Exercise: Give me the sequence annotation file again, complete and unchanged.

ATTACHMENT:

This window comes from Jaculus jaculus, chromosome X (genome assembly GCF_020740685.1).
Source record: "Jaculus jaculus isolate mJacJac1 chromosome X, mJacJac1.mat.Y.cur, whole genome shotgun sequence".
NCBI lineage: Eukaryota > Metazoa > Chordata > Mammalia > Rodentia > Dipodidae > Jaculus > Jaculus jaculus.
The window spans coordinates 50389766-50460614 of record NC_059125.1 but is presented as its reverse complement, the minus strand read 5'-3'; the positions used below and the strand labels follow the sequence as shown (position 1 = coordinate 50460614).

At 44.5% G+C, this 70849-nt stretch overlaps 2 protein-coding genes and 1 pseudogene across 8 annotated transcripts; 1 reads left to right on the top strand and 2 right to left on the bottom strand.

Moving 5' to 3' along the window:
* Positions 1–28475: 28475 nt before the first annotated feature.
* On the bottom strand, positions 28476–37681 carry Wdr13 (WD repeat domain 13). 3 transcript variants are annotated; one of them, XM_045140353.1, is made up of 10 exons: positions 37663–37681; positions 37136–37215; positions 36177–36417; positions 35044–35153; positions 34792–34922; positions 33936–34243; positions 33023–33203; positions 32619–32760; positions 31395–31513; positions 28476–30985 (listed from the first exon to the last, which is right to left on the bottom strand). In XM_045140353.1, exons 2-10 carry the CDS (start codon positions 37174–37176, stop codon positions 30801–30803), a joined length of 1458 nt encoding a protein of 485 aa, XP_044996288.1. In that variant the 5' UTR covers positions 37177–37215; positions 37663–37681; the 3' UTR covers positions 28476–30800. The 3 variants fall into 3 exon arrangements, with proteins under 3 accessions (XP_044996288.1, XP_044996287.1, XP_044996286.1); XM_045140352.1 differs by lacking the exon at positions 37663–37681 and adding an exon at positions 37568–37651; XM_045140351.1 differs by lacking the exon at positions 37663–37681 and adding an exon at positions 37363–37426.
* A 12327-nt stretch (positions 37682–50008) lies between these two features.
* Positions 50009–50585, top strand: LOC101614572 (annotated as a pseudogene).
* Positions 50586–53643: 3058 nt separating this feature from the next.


This window comes from Jaculus jaculus, chromosome X (genome assembly GCF_020740685.1).
Source record: "Jaculus jaculus isolate mJacJac1 chromosome X, mJacJac1.mat.Y.cur, whole genome shotgun sequence".
NCBI lineage: Eukaryota > Metazoa > Chordata > Mammalia > Rodentia > Dipodidae > Jaculus > Jaculus jaculus.
The window spans coordinates 50389766-50460614 of record NC_059125.1 but is presented as its reverse complement, the minus strand read 5'-3'; the positions used below and the strand labels follow the sequence as shown (position 1 = coordinate 50460614).

At 44.5% G+C, this 70849-nt stretch overlaps 2 protein-coding genes and 1 pseudogene across 8 annotated transcripts; 1 reads left to right on the top strand and 2 right to left on the bottom strand.

Moving 5' to 3' along the window:
* Positions 1–28475: 28475 nt before the first annotated feature.
* On the bottom strand, positions 28476–37681 carry Wdr13 (WD repeat domain 13). 3 transcript variants are annotated; one of them, XM_045140353.1, is made up of 10 exons: positions 37663–37681; positions 37136–37215; positions 36177–36417; positions 35044–35153; positions 34792–34922; positions 33936–34243; positions 33023–33203; positions 32619–32760; positions 31395–31513; positions 28476–30985 (listed from the first exon to the last, which is right to left on the bottom strand). In XM_045140353.1, exons 2-10 carry the CDS (start codon positions 37174–37176, stop codon positions 30801–30803), a joined length of 1458 nt encoding a protein of 485 aa, XP_044996288.1. In that variant the 5' UTR covers positions 37177–37215; positions 37663–37681; the 3' UTR covers positions 28476–30800. The 3 variants fall into 3 exon arrangements, with proteins under 3 accessions (XP_044996288.1, XP_044996287.1, XP_044996286.1); XM_045140352.1 differs by lacking the exon at positions 37663–37681 and adding an exon at positions 37568–37651; XM_045140351.1 differs by lacking the exon at positions 37663–37681 and adding an exon at positions 37363–37426.
* A 12327-nt stretch (positions 37682–50008) lies between these two features.
* Positions 50009–50585, top strand: LOC101614572 (annotated as a pseudogene).
* Positions 50586–53643: 3058 nt separating this feature from the next.